What parents need to know
Parents Need to Know
Parents need to know that Bing, an excellent search tool, makes it too easy to find and watch Internet sex videos. All a kid has to do is hover a mouse over a sex video thumbnail and it starts playing. Unless you set your preferences to "Strict" we actually don't recommend kids use Bing. And because the user (such as your teen) can easily modify the content filter settings, a better solution would be to install a stand-alone filtering program on your computer rather than rely on Bing's options.
What's it about?
Microsoft claims its search engine, Bing, is better than market leader Google because it uses a "decision engine" to help people make more informed choices. Bing's best-known feature so far is "smart motion," a preview mode for video search results. Simply hovering a mouse lets users see and hear videos inside thumbnails without leaving Bing.
Is it any good?
Bing is fast and boasts some whiz-bang features, such as a search history. Bing really does make some decisions easier. However, some parents will think Bing is a tad too good at searching the Internet. Unlike other search engines, Bing pops up a dialog box whenever it finds adult content and asks if the user would like to turn off the Safe Search feature. (Google and Yahoo bury this setting on a preferences page.) The result? Even computer novices can easily disable the built-in filter and get an eyeful by passing the cursor over Bing's live video thumbnails. As one of the most popular search engines out there, it's pretty much expected kids will find themselves on Bing at one time or another. Parents can protect kids by installing filtering programs on home computers and enabling parent controls on kids' computer Web browsers.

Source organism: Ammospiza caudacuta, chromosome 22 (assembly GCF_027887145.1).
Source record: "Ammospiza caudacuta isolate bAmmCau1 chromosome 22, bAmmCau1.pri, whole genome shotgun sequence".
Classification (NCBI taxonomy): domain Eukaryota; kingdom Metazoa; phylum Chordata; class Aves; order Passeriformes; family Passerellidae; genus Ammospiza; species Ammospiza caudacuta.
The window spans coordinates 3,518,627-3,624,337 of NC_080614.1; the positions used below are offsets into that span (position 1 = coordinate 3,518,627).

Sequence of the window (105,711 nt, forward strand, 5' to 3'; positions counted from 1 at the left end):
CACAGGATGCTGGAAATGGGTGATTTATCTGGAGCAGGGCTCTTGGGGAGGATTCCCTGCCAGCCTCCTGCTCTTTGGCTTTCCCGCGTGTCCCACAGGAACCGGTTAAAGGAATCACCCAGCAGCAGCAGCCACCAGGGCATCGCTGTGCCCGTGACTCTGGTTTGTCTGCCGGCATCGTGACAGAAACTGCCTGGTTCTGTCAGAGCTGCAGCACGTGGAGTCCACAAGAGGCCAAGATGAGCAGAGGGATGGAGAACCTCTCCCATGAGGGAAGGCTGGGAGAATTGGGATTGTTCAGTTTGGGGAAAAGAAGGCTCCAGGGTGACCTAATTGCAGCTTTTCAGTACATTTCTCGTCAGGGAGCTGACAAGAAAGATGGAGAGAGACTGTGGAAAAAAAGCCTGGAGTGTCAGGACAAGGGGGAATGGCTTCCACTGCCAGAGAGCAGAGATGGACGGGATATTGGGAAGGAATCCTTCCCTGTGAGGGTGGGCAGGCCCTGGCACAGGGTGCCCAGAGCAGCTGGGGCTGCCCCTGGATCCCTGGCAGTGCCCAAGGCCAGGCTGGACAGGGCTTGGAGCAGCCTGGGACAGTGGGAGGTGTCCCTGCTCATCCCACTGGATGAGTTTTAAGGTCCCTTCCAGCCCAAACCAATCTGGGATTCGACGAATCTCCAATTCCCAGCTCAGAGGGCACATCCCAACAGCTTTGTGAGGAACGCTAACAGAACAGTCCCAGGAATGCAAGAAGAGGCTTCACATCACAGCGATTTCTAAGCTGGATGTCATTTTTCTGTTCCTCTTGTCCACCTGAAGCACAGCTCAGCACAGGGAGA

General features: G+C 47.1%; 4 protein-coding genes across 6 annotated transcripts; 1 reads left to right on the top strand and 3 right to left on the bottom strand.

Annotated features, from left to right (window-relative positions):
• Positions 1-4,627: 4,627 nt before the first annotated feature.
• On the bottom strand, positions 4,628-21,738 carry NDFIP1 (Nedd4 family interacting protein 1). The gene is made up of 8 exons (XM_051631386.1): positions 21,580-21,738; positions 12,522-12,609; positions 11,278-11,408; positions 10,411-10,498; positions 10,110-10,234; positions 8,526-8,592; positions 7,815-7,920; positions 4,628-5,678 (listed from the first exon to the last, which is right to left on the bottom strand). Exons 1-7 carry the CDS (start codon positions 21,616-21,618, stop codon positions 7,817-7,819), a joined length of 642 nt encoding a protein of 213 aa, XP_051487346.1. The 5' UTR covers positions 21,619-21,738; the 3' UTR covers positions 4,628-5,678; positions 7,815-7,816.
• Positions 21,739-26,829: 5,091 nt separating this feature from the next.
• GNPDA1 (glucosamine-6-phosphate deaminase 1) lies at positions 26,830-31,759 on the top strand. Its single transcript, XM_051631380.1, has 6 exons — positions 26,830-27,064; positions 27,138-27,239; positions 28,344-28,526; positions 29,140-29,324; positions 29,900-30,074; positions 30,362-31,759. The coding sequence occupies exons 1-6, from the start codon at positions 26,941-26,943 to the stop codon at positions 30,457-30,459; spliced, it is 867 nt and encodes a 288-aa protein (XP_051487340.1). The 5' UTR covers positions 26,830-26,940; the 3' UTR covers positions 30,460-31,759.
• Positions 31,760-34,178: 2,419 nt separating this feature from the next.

Explore, discuss, enjoy
Families can talk about sex before kids see it in action on the Web, which has for some time now been rife with free, hard-core porn; Bing just makes it easier to find. Self respect, disease, pregnancy and parents’ personal beliefs can all be a part of the discussion.
Periodically ask your kids to show you what they've found online that they like. Showing that you're interested in the good stuff they've been finding may mean they're more comfortable coming to you if something on a site bothers them. Make sure kids know to check in if they see something that's hateful, pornographic, or violent.